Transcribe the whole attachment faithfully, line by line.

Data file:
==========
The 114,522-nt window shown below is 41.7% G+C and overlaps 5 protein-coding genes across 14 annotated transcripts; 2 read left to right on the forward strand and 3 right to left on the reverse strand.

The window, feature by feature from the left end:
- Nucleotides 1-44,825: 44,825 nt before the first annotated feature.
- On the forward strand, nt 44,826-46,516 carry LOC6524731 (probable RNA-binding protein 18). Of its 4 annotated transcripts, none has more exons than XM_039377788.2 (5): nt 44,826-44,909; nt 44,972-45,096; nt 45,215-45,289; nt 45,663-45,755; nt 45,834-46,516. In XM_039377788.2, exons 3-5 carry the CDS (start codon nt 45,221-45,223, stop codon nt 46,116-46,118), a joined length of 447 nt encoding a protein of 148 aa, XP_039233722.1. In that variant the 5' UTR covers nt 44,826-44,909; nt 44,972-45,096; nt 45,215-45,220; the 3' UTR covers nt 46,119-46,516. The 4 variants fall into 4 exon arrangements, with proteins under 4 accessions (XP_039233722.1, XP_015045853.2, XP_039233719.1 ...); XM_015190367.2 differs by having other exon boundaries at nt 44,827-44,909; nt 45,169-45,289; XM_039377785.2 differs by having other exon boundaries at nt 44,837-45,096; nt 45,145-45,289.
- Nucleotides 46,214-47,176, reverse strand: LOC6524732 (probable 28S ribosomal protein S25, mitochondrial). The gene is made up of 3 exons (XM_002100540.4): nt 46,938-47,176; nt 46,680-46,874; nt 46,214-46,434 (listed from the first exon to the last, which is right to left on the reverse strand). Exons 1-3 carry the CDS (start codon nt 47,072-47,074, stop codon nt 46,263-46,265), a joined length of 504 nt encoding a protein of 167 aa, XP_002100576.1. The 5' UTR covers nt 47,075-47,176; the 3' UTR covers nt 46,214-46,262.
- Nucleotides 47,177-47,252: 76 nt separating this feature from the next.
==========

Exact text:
The 114,522-nt window shown below is 41.7% G+C and overlaps 5 protein-coding genes across 14 annotated transcripts; 2 read left to right on the forward strand and 3 right to left on the reverse strand.

The window, feature by feature from the left end:
- Nucleotides 1-44,825: 44,825 nt before the first annotated feature.
- On the forward strand, nt 44,826-46,516 carry LOC6524731 (probable RNA-binding protein 18). Of its 4 annotated transcripts, none has more exons than XM_039377788.2 (5): nt 44,826-44,909; nt 44,972-45,096; nt 45,215-45,289; nt 45,663-45,755; nt 45,834-46,516. In XM_039377788.2, exons 3-5 carry the CDS (start codon nt 45,221-45,223, stop codon nt 46,116-46,118), a joined length of 447 nt encoding a protein of 148 aa, XP_039233722.1. In that variant the 5' UTR covers nt 44,826-44,909; nt 44,972-45,096; nt 45,215-45,220; the 3' UTR covers nt 46,119-46,516. The 4 variants fall into 4 exon arrangements, with proteins under 4 accessions (XP_039233722.1, XP_015045853.2, XP_039233719.1 ...); XM_015190367.2 differs by having other exon boundaries at nt 44,827-44,909; nt 45,169-45,289; XM_039377785.2 differs by having other exon boundaries at nt 44,837-45,096; nt 45,145-45,289.
- Nucleotides 46,214-47,176, reverse strand: LOC6524732 (probable 28S ribosomal protein S25, mitochondrial). The gene is made up of 3 exons (XM_002100540.4): nt 46,938-47,176; nt 46,680-46,874; nt 46,214-46,434 (listed from the first exon to the last, which is right to left on the reverse strand). Exons 1-3 carry the CDS (start codon nt 47,072-47,074, stop codon nt 46,263-46,265), a joined length of 504 nt encoding a protein of 167 aa, XP_002100576.1. The 5' UTR covers nt 47,075-47,176; the 3' UTR covers nt 46,214-46,262.
- Nucleotides 47,177-47,252: 76 nt separating this feature from the next.